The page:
Post #1: Introduction
The recent murders of George Floyd in Minneapolis and Breonna Taylor just up the road in Louisville have raised awareness of systemic racial injustice in our country. I believe it is important to comment on this topic and will use several upcoming posts to do so. I hope this generates some discussion and opportunities for continued learning and growth (starting with myself). First, some qualifiers:
- This is not a political statement. I want to focus on medicine and our programmatic response. However, any reasoned comment on this topic cannot ignore the role of policies in creating and maintaining structural racism.
- This represents my views and perspective. As program director, it also reflects our residency program, but I do not speak on behalf of my residents, faculty, departmental staff, or the broader university.
- Relatedly and most importantly, this represents the views and perspective of a cis gendered white man of high socioeconomic status. I am the beneficiary of race. I have no experiential knowledge of this topic, and while I have vetted these posts with several colleagues and peers, I am certain that parts of this will be insensitive and perhaps inaccurate. I apologize in advance, especially if this somehow adds to the pain of any Black or Brown readers. Please critique these posts harshly and contact me with comments.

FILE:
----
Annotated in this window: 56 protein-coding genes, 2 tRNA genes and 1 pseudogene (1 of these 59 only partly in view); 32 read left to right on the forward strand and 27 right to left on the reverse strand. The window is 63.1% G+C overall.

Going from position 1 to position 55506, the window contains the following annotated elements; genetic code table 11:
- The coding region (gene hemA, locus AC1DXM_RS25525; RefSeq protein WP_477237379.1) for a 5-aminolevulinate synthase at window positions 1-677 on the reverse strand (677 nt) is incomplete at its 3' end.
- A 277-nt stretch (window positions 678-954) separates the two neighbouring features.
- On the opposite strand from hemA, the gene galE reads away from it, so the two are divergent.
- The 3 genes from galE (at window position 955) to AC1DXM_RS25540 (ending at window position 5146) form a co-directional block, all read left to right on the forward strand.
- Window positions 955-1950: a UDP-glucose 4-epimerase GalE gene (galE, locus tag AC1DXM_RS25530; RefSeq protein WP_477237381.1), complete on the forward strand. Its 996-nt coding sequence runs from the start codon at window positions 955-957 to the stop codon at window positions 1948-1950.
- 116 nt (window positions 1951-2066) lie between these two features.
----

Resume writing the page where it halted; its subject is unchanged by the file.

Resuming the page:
Where do we go from here? That’s the biggest question I have for myself and our society, and while I clearly have no answer, there are others with ideas. Research from Movement Netlab, a social movement think tank, frames social movements in cycles: from rising anger, to a trigger moment, heroic phase, disillusionment, learning and reflection, and re-growth (and then repeat).
According to this model, it would appear we are or near the peak, suggesting a contraction is coming. If we want to realize some of the changes the current movement is demanding, it will require sustained efforts to fight through the upcoming waves; on their own, words, institutional statements, and blog posts accomplish very little. With that in mind, I want to orient the remainder of this conversation around three areas within our profession that are necessary for long-term change: learning, reflection, and action.